But Democrats increasingly think they are on the right side of the politics of the issue by pushing for liberalization, with fewer qualms than ever among moderates. Only six of 232 House Democrats voted against the decriminalization bill in December.
Rep. Hakeem Jeffries (D-N.Y.), a lead sponsor of the bill and the Democratic caucus chairman, called Schumer’s vow to pursue legislation in the Senate “super encouraging.” But it remains unclear what bill the Senate might be able to pass, with Democrats holding the majority in a 50-50 chamber only because of Vice President Harris’s tiebreaking vote.
“At the end of the day, I think we’re going to be able to get something done, particularly because we’ve got affirmative visionary leadership from Chuck Schumer,” Jeffries said.
Schumer said Tuesday that Sens. Ron Wyden (D-Ore.) and Cory Booker (D-N.Y.) would lead efforts to write the bill. Wyden, chairman of the powerful Senate Finance Committee, introduced legislation that would deschedule, tax and regulate marijuana while also removing federal barriers to cannabis-related firms that do business in states where laws have been loosened.
White House press secretary Jen Psaki said President Biden supports “decriminalizing” marijuana, expunging criminal records and legalizing medicinal marijuana, but would leave legalization for recreational use to the states. She said Biden did not support completely descheduling marijuana as a dangerous drug but rather reclassifying it to allow for more research.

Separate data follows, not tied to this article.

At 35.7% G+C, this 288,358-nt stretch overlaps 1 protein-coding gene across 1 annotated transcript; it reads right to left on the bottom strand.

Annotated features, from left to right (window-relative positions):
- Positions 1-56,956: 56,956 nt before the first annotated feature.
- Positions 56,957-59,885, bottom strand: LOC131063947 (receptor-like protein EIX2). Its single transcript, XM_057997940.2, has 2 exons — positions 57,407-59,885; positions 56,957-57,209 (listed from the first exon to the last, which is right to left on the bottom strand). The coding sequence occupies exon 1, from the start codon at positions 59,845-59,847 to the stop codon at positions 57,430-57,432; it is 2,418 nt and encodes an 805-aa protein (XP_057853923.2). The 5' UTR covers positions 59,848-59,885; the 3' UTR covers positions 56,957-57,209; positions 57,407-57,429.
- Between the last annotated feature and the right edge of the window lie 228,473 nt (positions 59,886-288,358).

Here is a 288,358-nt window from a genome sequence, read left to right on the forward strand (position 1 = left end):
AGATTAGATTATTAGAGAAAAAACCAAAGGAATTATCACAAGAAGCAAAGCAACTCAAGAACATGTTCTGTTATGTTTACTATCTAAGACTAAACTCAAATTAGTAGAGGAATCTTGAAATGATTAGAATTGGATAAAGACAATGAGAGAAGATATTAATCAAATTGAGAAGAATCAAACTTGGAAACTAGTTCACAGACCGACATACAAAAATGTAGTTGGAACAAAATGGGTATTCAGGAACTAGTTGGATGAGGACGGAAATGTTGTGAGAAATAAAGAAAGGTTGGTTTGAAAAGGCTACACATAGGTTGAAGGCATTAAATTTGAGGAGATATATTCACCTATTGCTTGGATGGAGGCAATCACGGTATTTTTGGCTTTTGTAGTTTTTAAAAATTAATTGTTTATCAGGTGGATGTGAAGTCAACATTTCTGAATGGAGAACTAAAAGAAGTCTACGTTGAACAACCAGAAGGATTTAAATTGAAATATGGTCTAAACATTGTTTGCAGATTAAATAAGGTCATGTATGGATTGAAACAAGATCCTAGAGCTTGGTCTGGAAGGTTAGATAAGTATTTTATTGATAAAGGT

“We understand the movement that’s happening toward” legalization, she said. “He wants to decriminalize, but again, he’ll look at the research of the positive and negative impacts.”
While five Republicans supported the December House bill, Schumer did not mention any bipartisan talks in the Senate — which would be a prerequisite for passage so long as the 60-vote threshold for overcoming a filibuster remains in place.
Sen. Rand Paul (R-Ky.), who has libertarian views on drug laws, said he had not heard from Schumer or any other Democrat about collaborating on a potentially bipartisan bill.
“He needs to call me,” Paul said Tuesday. “I’d be the most likely to be sympathetic. . . . If they think they want to pass something with Republicans, they ought to try, but so far I haven’t had any outreach.”
Another option for Democrats could be to try to use the process known as budget reconciliation to pass marijuana laws with a 51-vote majority. But that process is reserved for provisions with a discrete impact on the federal budget, and a new regime of regulation might not pass muster with the Senate parliamentarian who rules on such issues, some aides said.
Sen. Bernie Sanders (I-Vt.), who oversees the reconciliation process as Budget Committee chairman, said he was open to trying to include cannabis measures in a future reconciliation bill, but “there are a whole lot of questions out there.”
Legalizing and taxing marijuana would undoubtedly have budgetary impact, he said, but “it’s a little bit more complicated.”